Table 2

Effect of dried plum diets on plasma and serum lipid levels in the apoE mouse*

(Mean values with their standard errors)

B − C, basal group with no added cholesterol; B+C, basal group with added cholesterol; Hi DP, 9·5 % dried plum powder with added cholesterol group; Lo DP, 4·75 % dried plum powder with added cholesterol group.

a,b,cMean values within a column with unlike superscript letters were significantly different (P < 0·05).

* For details of procedures and diets, see the methods and materials section and Table 1.

Fasting final serum TAG concentrations were significantly greater in mice fed the B − C diet (0·76 mmol/l) compared to the B+C diet (0·37 mmol/l). There were no significant differences in serum TAG levels between the dried plum-containing diets and the B+C group.

Atherosclerotic lesions

Lesion area in the aortic arch and the entire arterial tree is shown quantitatively in Table 3, and representative images of the arterial trees are shown in Fig. 1. As can be seen, mice fed the cholesterol-free B − C diet had a small lesion area. However, addition of 0·15 % cholesterol to the diet (B+C group) dramatically increased lesion area in the arterial tree. Cholesterol addition to the diet resulted in a significant increase in lesion area from 1·85 to 19·6 % in the aortic arch and from 1·2 to 8 % in the arterial tree. The addition of 4·75 % dried plums, an amount approximately equivalent to consuming ten to twelve dried plums per day in man, resulted in a significant reduction (P < 0·05) of atherosclerotic lesion occurrence in both the aortic arch and arterial tree. Mice fed twice this amount, 9·5 % dried plum, showed a trend towards a reduction in lesion area in both the aortic arch and the entire arterial tree, but the differences did not achieve statistical significance.

Table 3

Atherosclerotic lesion area in the aortic arch and arterial trees of apoE-deficient mice fed dried plum diets for 20 weeks*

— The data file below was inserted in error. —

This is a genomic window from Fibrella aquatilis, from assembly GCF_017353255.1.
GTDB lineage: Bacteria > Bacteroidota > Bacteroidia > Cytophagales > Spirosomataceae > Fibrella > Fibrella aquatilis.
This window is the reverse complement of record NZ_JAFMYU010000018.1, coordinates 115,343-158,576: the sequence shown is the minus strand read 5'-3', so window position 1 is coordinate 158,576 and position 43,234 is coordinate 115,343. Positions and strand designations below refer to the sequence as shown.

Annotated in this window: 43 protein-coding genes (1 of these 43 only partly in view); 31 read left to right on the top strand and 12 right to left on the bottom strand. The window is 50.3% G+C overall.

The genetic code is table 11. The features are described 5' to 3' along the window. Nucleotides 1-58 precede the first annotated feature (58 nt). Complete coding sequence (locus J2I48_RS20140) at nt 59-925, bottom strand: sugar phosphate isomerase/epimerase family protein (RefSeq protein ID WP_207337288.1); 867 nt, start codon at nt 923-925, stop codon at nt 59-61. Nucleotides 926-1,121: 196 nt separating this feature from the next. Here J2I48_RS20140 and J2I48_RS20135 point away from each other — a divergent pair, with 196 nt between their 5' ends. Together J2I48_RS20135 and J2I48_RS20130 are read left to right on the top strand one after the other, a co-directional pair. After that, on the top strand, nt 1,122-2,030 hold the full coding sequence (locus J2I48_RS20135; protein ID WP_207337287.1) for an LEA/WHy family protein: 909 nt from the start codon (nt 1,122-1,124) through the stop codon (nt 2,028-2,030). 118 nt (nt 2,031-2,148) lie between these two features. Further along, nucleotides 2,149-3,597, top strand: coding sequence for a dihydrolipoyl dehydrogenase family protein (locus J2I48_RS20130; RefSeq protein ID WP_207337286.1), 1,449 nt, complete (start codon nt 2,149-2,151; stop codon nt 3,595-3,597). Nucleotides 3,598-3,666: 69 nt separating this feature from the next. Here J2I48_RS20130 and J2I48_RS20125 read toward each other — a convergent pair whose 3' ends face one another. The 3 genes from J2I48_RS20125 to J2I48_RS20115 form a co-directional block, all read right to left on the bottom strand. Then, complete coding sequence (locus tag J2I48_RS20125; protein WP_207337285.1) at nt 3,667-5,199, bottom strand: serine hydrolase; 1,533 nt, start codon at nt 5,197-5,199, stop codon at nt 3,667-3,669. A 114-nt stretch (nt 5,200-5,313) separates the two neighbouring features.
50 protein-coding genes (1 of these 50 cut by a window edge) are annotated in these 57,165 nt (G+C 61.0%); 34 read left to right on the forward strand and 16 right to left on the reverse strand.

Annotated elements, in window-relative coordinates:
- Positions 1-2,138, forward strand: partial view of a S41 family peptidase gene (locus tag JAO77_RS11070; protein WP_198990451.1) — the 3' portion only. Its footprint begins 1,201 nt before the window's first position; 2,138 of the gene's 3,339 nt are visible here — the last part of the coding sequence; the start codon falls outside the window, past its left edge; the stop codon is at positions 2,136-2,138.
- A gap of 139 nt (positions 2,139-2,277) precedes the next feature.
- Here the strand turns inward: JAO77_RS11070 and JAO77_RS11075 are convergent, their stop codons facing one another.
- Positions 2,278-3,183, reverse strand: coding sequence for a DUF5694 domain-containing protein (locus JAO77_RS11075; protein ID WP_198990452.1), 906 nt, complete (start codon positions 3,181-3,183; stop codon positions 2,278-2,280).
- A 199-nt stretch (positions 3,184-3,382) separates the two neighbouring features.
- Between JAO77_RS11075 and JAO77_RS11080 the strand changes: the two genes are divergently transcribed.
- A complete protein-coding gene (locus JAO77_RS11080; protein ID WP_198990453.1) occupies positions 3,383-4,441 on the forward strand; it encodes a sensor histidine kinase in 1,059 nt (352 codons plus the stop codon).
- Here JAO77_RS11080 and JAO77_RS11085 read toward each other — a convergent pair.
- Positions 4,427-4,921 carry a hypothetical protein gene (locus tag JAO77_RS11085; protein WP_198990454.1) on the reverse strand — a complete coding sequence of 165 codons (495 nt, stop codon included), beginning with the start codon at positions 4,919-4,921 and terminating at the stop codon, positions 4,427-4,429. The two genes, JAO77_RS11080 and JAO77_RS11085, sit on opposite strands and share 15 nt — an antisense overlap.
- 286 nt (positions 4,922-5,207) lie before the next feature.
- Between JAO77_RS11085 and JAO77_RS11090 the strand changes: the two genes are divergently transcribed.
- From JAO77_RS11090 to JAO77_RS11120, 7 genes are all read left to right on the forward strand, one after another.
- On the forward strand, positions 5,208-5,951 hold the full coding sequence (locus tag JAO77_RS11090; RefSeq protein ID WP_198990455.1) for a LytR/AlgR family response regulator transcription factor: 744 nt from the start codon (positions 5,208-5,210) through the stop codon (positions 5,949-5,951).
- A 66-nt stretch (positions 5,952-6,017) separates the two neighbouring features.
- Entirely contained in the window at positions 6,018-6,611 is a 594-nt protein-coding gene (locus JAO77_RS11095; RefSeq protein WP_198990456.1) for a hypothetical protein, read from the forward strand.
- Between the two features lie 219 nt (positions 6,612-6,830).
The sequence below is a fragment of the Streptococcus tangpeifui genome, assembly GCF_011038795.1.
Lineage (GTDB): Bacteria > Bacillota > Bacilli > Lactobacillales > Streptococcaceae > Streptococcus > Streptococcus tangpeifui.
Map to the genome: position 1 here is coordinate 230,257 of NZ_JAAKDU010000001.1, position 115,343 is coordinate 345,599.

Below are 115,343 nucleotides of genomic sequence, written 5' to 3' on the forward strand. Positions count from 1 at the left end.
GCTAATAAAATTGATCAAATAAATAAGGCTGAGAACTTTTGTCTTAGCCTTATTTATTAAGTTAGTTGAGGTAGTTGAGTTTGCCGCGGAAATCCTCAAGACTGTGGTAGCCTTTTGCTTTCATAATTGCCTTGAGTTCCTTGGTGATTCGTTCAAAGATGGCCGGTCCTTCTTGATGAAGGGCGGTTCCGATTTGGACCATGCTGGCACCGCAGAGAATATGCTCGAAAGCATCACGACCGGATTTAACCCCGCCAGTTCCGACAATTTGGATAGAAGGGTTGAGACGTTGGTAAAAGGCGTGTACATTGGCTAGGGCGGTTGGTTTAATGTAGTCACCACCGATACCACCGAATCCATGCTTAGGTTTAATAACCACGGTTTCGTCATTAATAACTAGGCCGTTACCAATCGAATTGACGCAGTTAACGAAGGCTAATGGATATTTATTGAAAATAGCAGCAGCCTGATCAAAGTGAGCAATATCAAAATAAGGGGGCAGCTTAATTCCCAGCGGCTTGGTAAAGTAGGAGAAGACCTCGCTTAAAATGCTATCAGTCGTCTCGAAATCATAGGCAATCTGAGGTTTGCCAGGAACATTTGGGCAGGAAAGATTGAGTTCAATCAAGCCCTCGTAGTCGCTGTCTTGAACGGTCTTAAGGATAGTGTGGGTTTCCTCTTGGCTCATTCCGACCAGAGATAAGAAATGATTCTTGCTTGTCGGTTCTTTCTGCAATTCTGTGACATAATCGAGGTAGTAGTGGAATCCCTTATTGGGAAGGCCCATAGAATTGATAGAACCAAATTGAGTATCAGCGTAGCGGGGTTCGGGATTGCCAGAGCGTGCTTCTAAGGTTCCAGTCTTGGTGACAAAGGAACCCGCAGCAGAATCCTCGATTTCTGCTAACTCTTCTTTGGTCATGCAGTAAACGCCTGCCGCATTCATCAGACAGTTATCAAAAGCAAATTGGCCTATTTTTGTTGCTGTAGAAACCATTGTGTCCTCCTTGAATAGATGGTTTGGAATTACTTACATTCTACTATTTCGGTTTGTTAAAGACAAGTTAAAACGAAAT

(Mean values with their standard errors)

B − C, basal group with no added cholesterol; B+C, basal group with added cholesterol; Hi DP, 9·5 % dried plum powder with added cholesterol group; Lo DP, 4·75 % dried plum powder with added cholesterol group.

a,b,cMean values within a column with unlike superscript letters were significantly different (P < 0·05).

* For details of procedures and diets, see the methods and materials section and Table 1.

Fig. 1

Fig. 1

Atherosclerotic lesions in the arterial trees of apoE-deficient mice. (A), Basal diet with no added cholesterol; (B), basal diet with added cholesterol; (C), basal diet with added cholesterol and 4·75 % dried plum powder.

Low resolution version High resolution version

Oxidative stress and inflammation

The 24 h urinary excretion of TBARS did not differ among the groups. However, there was a trend for a difference between animals in the B+C diet compared to the B − C diet (P = 0·058 by Student's t test) (Table 4).

Table 4

Effect of dried plum diets on markers of oxidative stress and inflammation*

(Mean values with their standard errors)

B − C, basal group with no added cholesterol; B+C, basal group with added cholesterol; Hi DP, 9·5 % dried plum powder with added cholesterol group; Lo DP, 4·75 % dried plum powder with added cholesterol group; SAP, serum amyloid P-component; TBARS, thiobarbituric acid-reactive substances.

a,bMean values within a column with unlike superscript letters were significantly different (P < 0·05).

* For details of procedures and diets, see the methods and materials section and Table 1.

SAP is the primary acute-phase protein in the mouse, and represents a systemic marker of inflammation. Although the concentration of SAP was numerically lower in both dried plum diets and the B − C group relative to the B+C group, only the B − C and Lo DP groups were significantly different from the B+C group (P = 0·031). Although there was no significant correlation between SAP and lesions in the entire arterial tree (r 0·22, r 0·19), the correlation between SAP and lesions in the aortic arch approached statistical significance (r 0·31, P = 0·065). Further, there was no significant correlation between the group means of the 24 h urinary excretion of TBARS and SAP (r 0·768, P = 0·23). However, there was a high correlation between the group means for 24 h urinary excretion of TBARS and lesion area of the aortic arch (r 0·945, P = 0·055) or the total arterial tree (r 0·965, P = 0·035).